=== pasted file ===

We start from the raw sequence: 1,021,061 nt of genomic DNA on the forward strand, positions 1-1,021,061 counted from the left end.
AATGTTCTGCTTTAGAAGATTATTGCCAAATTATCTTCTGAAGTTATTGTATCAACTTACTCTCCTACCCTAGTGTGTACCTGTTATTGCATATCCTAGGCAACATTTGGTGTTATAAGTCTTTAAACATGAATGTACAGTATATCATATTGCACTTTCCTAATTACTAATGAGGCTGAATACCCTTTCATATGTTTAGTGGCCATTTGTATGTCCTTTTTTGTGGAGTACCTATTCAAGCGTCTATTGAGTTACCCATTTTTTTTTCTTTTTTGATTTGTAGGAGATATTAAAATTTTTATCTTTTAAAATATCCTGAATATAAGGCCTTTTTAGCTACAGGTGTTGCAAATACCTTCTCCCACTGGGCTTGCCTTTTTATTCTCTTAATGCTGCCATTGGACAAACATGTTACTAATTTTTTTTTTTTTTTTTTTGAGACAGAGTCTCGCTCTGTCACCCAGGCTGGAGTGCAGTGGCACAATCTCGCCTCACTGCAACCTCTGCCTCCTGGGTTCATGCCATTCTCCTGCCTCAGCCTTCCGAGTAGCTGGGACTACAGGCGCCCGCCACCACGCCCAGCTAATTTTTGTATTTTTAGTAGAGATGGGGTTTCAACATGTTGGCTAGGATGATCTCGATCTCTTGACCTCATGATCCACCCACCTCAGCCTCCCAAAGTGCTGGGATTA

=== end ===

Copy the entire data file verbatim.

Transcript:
We start from the raw sequence: 1,021,061 nt of genomic DNA on the forward strand, positions 1-1,021,061 counted from the left end.
AATGTTCTGCTTTAGAAGATTATTGCCAAATTATCTTCTGAAGTTATTGTATCAACTTACTCTCCTACCCTAGTGTGTACCTGTTATTGCATATCCTAGGCAACATTTGGTGTTATAAGTCTTTAAACATGAATGTACAGTATATCATATTGCACTTTCCTAATTACTAATGAGGCTGAATACCCTTTCATATGTTTAGTGGCCATTTGTATGTCCTTTTTTGTGGAGTACCTATTCAAGCGTCTATTGAGTTACCCATTTTTTTTTCTTTTTTGATTTGTAGGAGATATTAAAATTTTTATCTTTTAAAATATCCTGAATATAAGGCCTTTTTAGCTACAGGTGTTGCAAATACCTTCTCCCACTGGGCTTGCCTTTTTATTCTCTTAATGCTGCCATTGGACAAACATGTTACTAATTTTTTTTTTTTTTTTTTTGAGACAGAGTCTCGCTCTGTCACCCAGGCTGGAGTGCAGTGGCACAATCTCGCCTCACTGCAACCTCTGCCTCCTGGGTTCATGCCATTCTCCTGCCTCAGCCTTCCGAGTAGCTGGGACTACAGGCGCCCGCCACCACGCCCAGCTAATTTTTGTATTTTTAGTAGAGATGGGGTTTCAACATGTTGGCTAGGATGATCTCGATCTCTTGACCTCATGATCCACCCACCTCAGCCTCCCAAAGTGCTGGGATTA